I turn my head slowly from side to indicate no, then stand up. “Make yourself useful and order us a pizza or something. I’m going to go get dressed.” I take my time getting dressed, moving slowly and carefully. A pair of pants that are too big for me work so that I don’t have to struggle too much. I pull a dirty shirt out of the clothes basket so I can put my arms through, not over the head. And think of the country-western song when old Willie sang it about “my cleanest dirty shirt.” I dismiss the song, and thoughts of socks and shoes, pad back into the kitchen barefoot.
Paulie is just replacing the phone in the receiver. “Pizza’s on the way. Give ‘em thirty minutes or so.
“Ah, Under?” Paulie continues.
“Have you heard that Maggie’s back in town?”
I feel a jolt in my chest, pull my breath in sharply. It surprises me, my reaction. “No. I didn’t know. Why’s she here? When?”
“Gail ran into her at the Mall in front of Sears. Said she was there picking up something for the funeral. Her grandfather died—don’t know if you heard that or not either—and she came back for that and to help her mom out. They talked for a while then Maggie took off. She’s staying at her mother’s house.”
I shrug to show how indifferent I am, and manage to hurt myself in the process. “Doesn’t matter. She’s entitled. I don’t hold a lock on the town you know. People can come and go.” I laugh. “Don’t look at me like that. It doesn’t matter, Paulie, it’s over. Done.”
“You sure? You’re not going to try and get ahold of her? Really?”
“You know, sometimes your cop nose isn’t all that great. Sometimes you make things up to suit the story you’ve got going—pretty good fiction writer yourself there, pal.”
So then Paulie takes his turn at a shrug. “Okay. Suit yourself. Just thought you’d like to know.”
“Thanks.” I’m doing my best to leave it noncommittal, feel myself withdraw from the topic, toss it aside—think about it later.
“By the way,” he says, “what’s that thing on your neck for?”
I reach up and touch the bandaged lump on my neck. “Someone put a pressure patch on my neck. Guess I was bleeding out so they capped it. It wasn’t bad, just enough to nick the artery, an easy fix.”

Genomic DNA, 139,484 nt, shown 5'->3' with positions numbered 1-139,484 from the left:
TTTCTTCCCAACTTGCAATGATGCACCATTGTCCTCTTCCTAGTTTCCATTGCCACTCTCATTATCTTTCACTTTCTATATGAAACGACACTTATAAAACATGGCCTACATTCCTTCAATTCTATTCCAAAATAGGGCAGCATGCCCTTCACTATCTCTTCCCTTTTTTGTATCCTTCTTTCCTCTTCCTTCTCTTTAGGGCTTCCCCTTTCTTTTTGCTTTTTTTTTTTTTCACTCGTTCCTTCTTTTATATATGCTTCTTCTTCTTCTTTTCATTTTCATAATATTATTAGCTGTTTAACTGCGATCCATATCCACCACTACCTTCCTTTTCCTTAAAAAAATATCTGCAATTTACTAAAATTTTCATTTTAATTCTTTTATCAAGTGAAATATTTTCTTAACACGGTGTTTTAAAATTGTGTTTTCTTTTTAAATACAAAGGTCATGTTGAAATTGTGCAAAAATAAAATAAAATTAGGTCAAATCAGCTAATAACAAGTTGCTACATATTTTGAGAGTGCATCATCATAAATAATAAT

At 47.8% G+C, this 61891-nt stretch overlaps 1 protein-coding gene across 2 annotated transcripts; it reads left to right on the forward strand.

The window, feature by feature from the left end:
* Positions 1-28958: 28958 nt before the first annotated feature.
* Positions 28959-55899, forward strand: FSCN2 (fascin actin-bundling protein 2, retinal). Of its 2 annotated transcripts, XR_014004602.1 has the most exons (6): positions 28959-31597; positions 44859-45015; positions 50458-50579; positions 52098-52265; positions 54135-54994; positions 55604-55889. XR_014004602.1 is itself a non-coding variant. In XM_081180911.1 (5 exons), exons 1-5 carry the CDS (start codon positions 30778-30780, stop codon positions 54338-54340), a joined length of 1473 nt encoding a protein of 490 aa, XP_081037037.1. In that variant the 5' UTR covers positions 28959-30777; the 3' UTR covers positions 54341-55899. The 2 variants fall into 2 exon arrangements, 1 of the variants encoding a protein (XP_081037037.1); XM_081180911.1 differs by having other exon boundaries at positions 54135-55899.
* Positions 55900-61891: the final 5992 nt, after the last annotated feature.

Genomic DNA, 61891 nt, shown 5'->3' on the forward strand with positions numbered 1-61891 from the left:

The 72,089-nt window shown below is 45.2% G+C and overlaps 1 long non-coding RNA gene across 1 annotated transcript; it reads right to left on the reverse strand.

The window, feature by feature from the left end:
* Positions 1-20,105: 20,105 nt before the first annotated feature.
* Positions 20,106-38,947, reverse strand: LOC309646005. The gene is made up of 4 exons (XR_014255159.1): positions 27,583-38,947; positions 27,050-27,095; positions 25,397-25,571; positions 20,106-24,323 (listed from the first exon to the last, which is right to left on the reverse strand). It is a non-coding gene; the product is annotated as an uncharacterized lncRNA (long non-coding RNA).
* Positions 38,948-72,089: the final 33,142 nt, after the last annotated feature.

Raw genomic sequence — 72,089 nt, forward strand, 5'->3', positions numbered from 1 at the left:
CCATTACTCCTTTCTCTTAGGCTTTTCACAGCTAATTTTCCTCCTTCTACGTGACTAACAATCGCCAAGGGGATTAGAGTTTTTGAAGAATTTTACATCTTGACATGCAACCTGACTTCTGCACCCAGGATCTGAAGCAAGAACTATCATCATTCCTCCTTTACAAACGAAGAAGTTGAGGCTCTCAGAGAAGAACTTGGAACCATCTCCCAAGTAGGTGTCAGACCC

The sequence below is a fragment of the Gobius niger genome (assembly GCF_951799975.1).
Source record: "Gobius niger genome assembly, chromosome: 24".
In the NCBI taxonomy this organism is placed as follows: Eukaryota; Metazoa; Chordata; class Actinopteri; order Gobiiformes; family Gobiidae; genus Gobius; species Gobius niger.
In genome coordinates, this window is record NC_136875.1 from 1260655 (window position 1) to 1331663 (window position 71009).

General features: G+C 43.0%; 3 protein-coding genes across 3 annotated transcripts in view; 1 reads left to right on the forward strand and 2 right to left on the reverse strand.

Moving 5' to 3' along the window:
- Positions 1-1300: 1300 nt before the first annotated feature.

“That’s a good sign,” says Paulie.
“Really? How’s that?”
“Means they didn’t want to kill you. Just give you a message.”
“Uh huh. Well I’m glad they didn’t want to kill me. Or and unless it was one of the tavern guys in the aftermath. I don’t think any of the punchers stopped to fix me up. Maybe even Mel. I’ll bet he didn’t want my blood to keep shooting out all over. And I’m sure it was. Probably a fountain. A geyser.”
We get nowhere on the numerous replays of the night before even though Paulie tries, pushes for answers, makes me recall things I didn’t realize I knew, like the brief sight of red-plaid from a shirt, and the scent of shaving cream or aftershave coming from somewhere. But nothing that leads to why or who.
I do ask if he knows of any dirty cops. “Hey Paulie, do you think there could be any dirty cops on the force?”
He looks at me, I see him struggle a bit, then he must decide to hand me the truth because he does. “Yeah, sure there are. You’ve got people, right? People, greed, power? That means you’re going to have some things a little off the line, somewhere. In some of the bigger cities you’ll have people who don’t even know what a line is they’re so far over it.”
“Do you know who they are? Do you have any names?”
“No. No idea at all.” But he answers too quickly. I drop the subject, see it’s not going to go anywhere.
We finish the pizza, drink all the beer he brought, and I tell him to go home. “Go home, Paulie,” I say. “Gail’s going to be wondering where you are and I have to go back to bed. The only thing that’s going to get me well is sleep. And I’m going to sleep when I can, and for starters that’s now.”
Paulie struggles to his feet, reaches down and pets the dog. “So what you gonna call her?”